- If you over-seal the D-bag with masking tape, it requires more time to open the bag when you are ready to deploy. A D-bag that is not completely open when released in the air can cause the lines and/or streamer to become tangled as it falls. If you do it correctly, three pieces of tape is sufficient to prevent the streamer from "leaking" out of the bag. A carelessly or poorly sealed D-bag can suddenly "leak" the streamer which will – without exception – find its way back into the propeller. A streamer that becomes entangled in the lines of another glider (including your own) could cause unpredictable handling. We learned all of this the hard way....
- Always have an "out" where you can fly away into clear air space.
- Do not tow with another pilot unless you have practiced flying in formation together without streamers. Piloting your paramotor must be second-nature as you will be occupied with the streamer and have little concentration left to think about flying, especially directional control.
- Landing in a straight line with the streamer attached to the foot is possible but not preferred for a skilled pilot and is probably safer than flying at low altitudes with one hand and attempting to get the bridal off your foot.
- Practicing before the public or friends is not the best venue to learn this skill. Towing a streamer requires intense concentration. Task saturation is about 100% most of the time so everything but the streamer must be 2nd nature.
How to deploy a streamer
A. Preparing the streamer
You will need:
- FLY WITH A HOOK KNIFE! I have had to cut away the towline after it got tangled in the cage. It also got tangled in the free-spinning propeller and I had to land without power. At the same time, the streamer became loose and fell to the earth. What can go wrong did go wrong – everything went wrong.
- Kitchen sized trash bag e.g. Sam's Members Mark Power Flex – these bags are stretchy, tough, and light weight.
- A waste basket the size of the trash bag. You cannot tightly pack the streamer without it. Count on spending 45 minutes packing a 1,000' streamer.
- 15' of 50 lb. test towline. Get the slipperiest line possible as it tends to get knotted when deployed. If the line gets in the propeller, it is better to have this kind of line rather than glider line. Note: connect the towline to the bridle and the steamer with a bowline knot. Seal the knots with nail polish. We have had surprises caused by knots loosening during deployment.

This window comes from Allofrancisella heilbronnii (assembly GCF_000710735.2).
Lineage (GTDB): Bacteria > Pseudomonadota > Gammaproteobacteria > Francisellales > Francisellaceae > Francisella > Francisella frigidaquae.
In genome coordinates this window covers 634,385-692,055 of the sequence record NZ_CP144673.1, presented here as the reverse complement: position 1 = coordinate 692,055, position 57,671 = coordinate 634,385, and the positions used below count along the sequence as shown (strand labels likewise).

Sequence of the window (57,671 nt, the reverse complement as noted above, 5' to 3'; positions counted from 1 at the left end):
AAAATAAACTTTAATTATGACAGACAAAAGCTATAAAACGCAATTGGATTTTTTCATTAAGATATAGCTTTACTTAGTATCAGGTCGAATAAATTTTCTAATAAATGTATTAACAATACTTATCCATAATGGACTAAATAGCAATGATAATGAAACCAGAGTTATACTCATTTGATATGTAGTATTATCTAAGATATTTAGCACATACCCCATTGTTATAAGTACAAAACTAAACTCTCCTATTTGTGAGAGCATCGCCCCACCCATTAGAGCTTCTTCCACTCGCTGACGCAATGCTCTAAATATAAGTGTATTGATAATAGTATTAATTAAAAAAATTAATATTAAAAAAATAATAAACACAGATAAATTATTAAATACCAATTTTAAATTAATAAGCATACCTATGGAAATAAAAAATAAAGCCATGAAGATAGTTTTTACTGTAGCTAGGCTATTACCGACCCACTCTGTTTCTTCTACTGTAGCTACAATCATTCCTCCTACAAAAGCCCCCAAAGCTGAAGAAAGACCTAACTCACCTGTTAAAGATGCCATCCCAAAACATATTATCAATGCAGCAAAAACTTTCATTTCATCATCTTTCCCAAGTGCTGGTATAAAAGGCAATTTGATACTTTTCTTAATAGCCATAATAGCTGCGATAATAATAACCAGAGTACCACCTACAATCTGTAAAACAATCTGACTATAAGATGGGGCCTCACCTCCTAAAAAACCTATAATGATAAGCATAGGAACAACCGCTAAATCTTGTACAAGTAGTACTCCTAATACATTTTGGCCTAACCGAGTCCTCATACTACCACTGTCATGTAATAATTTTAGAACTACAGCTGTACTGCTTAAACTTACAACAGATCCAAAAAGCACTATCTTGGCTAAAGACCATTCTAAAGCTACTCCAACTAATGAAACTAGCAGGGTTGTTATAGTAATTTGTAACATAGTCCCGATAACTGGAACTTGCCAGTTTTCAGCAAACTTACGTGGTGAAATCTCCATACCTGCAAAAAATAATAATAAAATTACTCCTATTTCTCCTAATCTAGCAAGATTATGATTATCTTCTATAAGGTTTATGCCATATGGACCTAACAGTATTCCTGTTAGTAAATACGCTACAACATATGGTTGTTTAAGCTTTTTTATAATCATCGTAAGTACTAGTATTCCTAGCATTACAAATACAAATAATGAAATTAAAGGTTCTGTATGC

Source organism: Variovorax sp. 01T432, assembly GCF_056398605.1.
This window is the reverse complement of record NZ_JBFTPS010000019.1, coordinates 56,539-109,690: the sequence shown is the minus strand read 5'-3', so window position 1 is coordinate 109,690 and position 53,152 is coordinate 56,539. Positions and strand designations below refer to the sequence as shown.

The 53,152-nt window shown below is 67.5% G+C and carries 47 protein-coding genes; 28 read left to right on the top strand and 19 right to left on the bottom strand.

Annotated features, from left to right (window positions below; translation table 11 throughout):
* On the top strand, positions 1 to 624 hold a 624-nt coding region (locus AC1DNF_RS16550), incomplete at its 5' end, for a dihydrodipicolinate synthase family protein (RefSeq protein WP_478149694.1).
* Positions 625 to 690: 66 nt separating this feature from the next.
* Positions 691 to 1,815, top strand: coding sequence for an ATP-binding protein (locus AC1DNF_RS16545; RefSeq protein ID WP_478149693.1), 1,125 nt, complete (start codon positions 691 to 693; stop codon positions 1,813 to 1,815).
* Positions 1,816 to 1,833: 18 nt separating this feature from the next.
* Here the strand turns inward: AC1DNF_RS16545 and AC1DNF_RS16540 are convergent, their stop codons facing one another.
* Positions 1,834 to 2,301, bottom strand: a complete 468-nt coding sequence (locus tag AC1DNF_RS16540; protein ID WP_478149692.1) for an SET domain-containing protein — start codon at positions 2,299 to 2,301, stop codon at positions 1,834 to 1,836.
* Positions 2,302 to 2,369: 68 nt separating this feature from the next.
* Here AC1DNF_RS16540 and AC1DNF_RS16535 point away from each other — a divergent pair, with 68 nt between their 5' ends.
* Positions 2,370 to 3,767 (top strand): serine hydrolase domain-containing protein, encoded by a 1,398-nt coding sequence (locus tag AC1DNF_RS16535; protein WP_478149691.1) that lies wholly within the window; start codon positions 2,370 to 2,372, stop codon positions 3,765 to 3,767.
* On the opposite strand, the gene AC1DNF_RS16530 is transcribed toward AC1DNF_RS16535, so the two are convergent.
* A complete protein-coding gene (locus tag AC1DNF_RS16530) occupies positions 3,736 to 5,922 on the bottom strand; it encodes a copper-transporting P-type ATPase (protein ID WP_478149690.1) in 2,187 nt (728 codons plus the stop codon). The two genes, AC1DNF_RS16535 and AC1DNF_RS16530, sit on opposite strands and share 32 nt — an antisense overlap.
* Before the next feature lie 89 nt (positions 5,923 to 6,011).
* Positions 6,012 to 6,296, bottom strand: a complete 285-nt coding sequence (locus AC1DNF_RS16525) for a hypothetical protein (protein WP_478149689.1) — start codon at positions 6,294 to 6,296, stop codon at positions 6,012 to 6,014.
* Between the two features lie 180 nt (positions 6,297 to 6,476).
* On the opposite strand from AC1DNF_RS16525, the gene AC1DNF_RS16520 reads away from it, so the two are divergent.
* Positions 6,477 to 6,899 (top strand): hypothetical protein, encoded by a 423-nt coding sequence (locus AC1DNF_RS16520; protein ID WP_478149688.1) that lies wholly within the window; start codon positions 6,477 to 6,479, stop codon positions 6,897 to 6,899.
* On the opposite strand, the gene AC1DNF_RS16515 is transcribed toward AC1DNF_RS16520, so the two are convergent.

- 1" masking tape
- Bridle – it can be a speed stirrup but it is easier (and safer) to use a homemade arrangement using a piece of fabric and a round stick.
- 36" Bungee cords to attach the D-bag to the pilot – they must tightly hold the D-bag to the front of the pilot. The cords can be shortened by putting a knot where the cord goes through the hook. Longer streamers may require (2) bungee cords. The bungee can be stowed after deployment or dropped from the air at a convenient spot, usually near take-off. Tie some orange flagging tape to the center of the bungee which can help recovery as it drops.
B. Packing the D-bag
Put the kitchen trash bag in the waste basket and start stuffing the streamer – end first. The technique here is similar to how climbers stuff a rope into a rope bag. You must not attempt to fold, wrap, roll, etc. the streamer in any way. It is slippery nylon and will deploy smoothly. Leave the lines outside the bag for now.
Remove the D-bag from the container and lay the line on the top of the packed streamer. Note: the photos show a piece of glider being used as the towline. This is *not* recommended. We longer use glider line for anything because it does not break easily and it forms friction knots much easier than slippery poly-type lines. Optional: attach the tow bridle to the outside of the bag with masking tape. If you put it in with the lines, it tends to get tangled up with the lines. If you do not attach it to the D-bag, make sure that it cannot get loose on its own.
If you have a long towline (over 15'), it can be prepared like the lines of a parachute (see photo below). However, they also tend to get tangled more easily. If the lines are prepared like the lines of a parachute there might be less chance of friction knots forming or the towline becoming entangled with the streamer when it is deployed.
There are (3) pieces of tape sealing the D-bag. If a little piece of the streamer is exposed outside of the D-bag while flying, The rest of will quickly start coming out. Heavy duty trash bags can have a more tightly packed streamer but the more the streamer is compressed the greater the risk of it "exploding" when the bag is unsealed at deployment and then getting sucked into the propeller (even if the engine is idle).
Keep the tape to a minimum as you will have to tear it open just before you deploy the streamer. Prepare the masking tape pieces by adding a short piece of tape to the underside of the tape at the midpoint. The tape adheres very well to the trash bag and it is much easier to tear the tape the joint if the tape is not sticking to the trash bag. Use a felt-tipped marker to make a line directly over the joint where the trash bag is joined together. Tearing the masking tape is easy compared to tearing the trash bag. Having it marked will speed up deployment.
C. Attach the D-bag
Use the bungee cord(s) to attach the D-bag as shown in the photo below. The bungee cord(s) can be hooked to the cage. Have the hooks facing up so they are easier to remove. If the cords are too tight, the pilot may have difficulty unhooking them. Place the bungee over the lower center of the D-bag. If it is high on the D-bag, the D-bag tends to slip out. Bigger streamers will require a second bungee cord near the top of the D-bag.